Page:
Saturday, February 6, 2016

Growing Up in America

St. Paul’s and girls

By Rolf Dumke

[Links to previously published installments appear at the bottom.]

Notwithstanding environmental, social, and moral problems of life in and around our house in Linwood Avenue and E. 55th Street, I grew up attending a well-structured Lutheran school for the four years from 5th through 8th grades. St. Paul’s Lutheran Elementary School was located up on E. 55th, above Superior Avenue. I graduated with top grades and was awarded at our graduation ceremony the cherished blue letter P for top sportsman of the graduating class, making my parents proud.
Victorious Youth, “Atleta di Fano,” Greek bronze sculpture (between 300–100 BC),
found in the sea of Fano on the Adriatic coast of Italy, J. Paul Getty Museum in California
    In the last four weeks before graduation I was also the lead male actor in our school play, a comedy of errors, along with Brigitta E., the prettiest girl in our class and in the whole school. She was the younger daughter of Lithuanian immigrants, a slim, red-haired, beautiful girl who held her head up proudly and moved gracefully. She maintained distance from other students because she evidently thought us all to be too juvenile. She remained a pretty solitaire, without friends among either girls or boys. For the class, I had flunked the manhood test by not kissing Brigitta at the end of the play, as the script required, and wound up a tarnished hero.
    I avoided kissing Brigitta during the month of rehearsals, refusing all the boys’ demands before every rehearsal, “Kiss her, Jesus Christ, kiss her!” (to fulfill their own desires for physical closeness to the princess). But I was squeamish; I was not certain that Brigitta actually wanted me to kiss her. She never signalled that it would be okay. Kissing a girl, I felt, was a very intimate thing – it should express a mutual feeling, which was clearly missing. There was no “Besame mucho” feeling here, and I did not want to make a false impression. (Hear Consuelo Velásquez’s fine version of “Bésame Mucho” on YouTube: )
    I learned another important argument from Pastor Dorn, my teacher in both 7th and 8th grades and in my confirmation class before I formally became a member of the Lutheran Church, Missouri Synod, of the United States. Dorn (the German word means thorn, and he truly was our righteous thorn) demanded that we avoid morally questionable situations to avoid temptation. Thus, I wondered whether it was chaste for me to kiss Brigitta on her lips if that expressed a base sexual desire. (Perhaps I had become even more constrained than Dorn himself by the fear of moral turpitude.)
    The tension for both boys and girls in my class rose to a fever point at the final performance, one week before graduation. Nobody gave a damn about how well the play was going; all awaited the final kiss, feeling that our princess should finally be kissed by somebody. Instead, I merely pecked her left cheek with my lips, thereby ruining my reputation that evening as top man of the class.
    Everyone was disappointed, perhaps even Brigitta. I thought that I might have seen faint signs that she had actually expected the kiss. After all, my refusal could also be seen as an unenthusiastic judgment of her desirability.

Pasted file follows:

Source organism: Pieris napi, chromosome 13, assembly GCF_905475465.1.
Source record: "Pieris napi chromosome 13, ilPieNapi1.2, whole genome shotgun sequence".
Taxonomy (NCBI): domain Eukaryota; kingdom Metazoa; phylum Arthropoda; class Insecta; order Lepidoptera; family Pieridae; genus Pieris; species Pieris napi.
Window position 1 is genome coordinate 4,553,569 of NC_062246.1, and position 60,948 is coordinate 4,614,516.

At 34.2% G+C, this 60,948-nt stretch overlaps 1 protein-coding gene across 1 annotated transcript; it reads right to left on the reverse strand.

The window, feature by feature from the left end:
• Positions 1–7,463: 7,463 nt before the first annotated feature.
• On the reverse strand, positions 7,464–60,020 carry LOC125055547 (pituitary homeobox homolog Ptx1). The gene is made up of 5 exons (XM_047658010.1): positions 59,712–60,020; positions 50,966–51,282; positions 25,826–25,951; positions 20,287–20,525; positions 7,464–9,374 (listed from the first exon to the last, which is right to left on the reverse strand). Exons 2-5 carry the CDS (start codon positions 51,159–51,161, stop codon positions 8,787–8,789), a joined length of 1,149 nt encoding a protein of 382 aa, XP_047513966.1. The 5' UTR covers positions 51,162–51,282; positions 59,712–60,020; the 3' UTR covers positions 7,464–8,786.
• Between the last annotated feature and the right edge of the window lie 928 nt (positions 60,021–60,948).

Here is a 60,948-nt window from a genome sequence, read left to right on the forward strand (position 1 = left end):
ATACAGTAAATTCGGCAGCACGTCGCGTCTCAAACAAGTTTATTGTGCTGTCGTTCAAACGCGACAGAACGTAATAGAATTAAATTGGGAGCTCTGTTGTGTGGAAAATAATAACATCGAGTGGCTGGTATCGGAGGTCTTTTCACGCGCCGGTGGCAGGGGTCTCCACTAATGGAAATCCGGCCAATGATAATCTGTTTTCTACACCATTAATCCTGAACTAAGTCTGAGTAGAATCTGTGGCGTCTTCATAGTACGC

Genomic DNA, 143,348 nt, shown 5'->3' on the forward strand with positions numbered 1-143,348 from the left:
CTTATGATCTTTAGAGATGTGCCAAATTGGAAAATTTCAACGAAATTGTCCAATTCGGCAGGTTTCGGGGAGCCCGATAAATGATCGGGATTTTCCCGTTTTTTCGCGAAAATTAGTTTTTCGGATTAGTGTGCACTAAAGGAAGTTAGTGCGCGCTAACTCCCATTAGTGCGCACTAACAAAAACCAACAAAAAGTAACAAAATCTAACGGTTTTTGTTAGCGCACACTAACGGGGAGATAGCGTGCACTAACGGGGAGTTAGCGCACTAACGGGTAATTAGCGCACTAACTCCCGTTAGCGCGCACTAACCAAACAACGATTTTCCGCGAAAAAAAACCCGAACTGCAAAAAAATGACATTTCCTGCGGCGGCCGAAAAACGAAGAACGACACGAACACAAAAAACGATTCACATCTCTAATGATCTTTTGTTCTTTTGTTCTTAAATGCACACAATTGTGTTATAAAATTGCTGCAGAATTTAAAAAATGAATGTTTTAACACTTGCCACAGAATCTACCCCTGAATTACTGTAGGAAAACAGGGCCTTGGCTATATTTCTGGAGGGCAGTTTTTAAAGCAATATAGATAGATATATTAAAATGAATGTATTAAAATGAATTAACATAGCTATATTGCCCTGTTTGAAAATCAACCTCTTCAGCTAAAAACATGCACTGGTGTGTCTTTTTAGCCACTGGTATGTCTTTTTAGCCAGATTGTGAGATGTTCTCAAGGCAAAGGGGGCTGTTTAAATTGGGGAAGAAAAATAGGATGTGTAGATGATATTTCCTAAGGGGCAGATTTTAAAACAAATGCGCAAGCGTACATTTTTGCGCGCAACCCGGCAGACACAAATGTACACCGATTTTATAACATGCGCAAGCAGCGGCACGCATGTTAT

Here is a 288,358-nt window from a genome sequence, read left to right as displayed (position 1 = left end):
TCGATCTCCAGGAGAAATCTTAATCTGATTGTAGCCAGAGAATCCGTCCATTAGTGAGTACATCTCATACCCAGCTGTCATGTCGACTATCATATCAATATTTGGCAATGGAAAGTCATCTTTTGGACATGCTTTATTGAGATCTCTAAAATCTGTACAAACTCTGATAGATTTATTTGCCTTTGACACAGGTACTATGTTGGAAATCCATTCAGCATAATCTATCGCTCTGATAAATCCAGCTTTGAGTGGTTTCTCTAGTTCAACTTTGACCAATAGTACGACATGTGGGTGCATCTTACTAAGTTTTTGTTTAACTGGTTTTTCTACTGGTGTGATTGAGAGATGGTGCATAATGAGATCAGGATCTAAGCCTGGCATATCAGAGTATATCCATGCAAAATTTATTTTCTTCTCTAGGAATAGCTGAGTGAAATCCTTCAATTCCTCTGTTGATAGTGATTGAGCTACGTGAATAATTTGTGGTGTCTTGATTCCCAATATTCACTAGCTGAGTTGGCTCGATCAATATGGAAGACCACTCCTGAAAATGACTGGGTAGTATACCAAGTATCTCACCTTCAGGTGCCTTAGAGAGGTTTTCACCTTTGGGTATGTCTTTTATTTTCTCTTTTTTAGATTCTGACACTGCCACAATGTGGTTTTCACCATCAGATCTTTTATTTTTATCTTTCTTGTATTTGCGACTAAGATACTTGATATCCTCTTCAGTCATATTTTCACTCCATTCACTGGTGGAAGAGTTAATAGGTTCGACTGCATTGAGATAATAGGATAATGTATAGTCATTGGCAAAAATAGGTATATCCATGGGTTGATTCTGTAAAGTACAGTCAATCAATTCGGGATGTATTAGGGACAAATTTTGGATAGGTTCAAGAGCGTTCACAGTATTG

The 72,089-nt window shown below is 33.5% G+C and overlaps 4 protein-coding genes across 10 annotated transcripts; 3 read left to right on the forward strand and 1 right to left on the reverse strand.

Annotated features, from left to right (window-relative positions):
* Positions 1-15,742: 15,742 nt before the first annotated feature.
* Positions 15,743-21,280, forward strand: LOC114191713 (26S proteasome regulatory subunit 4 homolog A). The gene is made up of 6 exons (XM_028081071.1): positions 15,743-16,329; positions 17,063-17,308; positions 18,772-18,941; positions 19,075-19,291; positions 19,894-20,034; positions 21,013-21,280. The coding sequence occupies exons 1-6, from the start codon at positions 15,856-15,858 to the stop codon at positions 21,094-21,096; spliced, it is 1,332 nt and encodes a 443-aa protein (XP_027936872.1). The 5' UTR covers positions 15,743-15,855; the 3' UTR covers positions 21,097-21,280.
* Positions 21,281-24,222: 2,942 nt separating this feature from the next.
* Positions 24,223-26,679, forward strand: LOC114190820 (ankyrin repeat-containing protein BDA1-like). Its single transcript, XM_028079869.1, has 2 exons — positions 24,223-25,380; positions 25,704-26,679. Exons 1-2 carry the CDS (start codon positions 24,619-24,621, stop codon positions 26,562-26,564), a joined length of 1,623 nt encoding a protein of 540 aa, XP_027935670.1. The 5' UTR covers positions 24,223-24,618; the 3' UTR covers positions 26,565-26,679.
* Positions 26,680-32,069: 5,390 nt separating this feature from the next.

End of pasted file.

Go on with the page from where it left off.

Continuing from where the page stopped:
My athletic success during that last school year had been notable. I was a member of St. Paul’s winning basketball team in the Lutheran Elementary School League and a member of the second-placed team in the touch football league. I won four gold medals at the Northern Ohio Lutheran Elementary School Track Meet in the spring of 1957 for being the best sprinter of both the 100 and 220-yard dashes and winner of both high jump and broad jump competitions. At the celebration after the meet, I was handed the four gold metals and was celebrated for an unprecedented number of victories by a single athlete in the history of the Lutheran track meet. This gave me an instant boost of status among the students at the track meet and at St. Paul’s, lifting me from being a nobody in 7th grade to a person whom everyone wanted as a friend or from whom girls wanted an attending smile. I was the Victorious Youth of St. Paul’s, if only for a month.
    My apparent lack of courage before Brigitta destroyed my standing at the end of my studies at St. Paul’s, and I later reconsidered my non-action as nothing but wimpish. Had I planted a firm kiss on Brigitta’s lips at the end of the play, the act would have been answered by exploding applause and would have established my reputation as a great St. Paul’s man for history. I blew it for silly reasons.
    And, as an afterthought, had she refused the kiss, I could have responded like Clark Gable to Vivian Leigh in the greatest American movie ever made, Gone With the Wind (1939): “Frankly, my dear, I don’t give a damn.”
"Gable-Leigh GWTW-b" by Movie studio - ebay.
Licensed under Public Domain via Commons
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Links to previous installments in chronological order of contents:
Copyright © 2016 by Rolf Dumke

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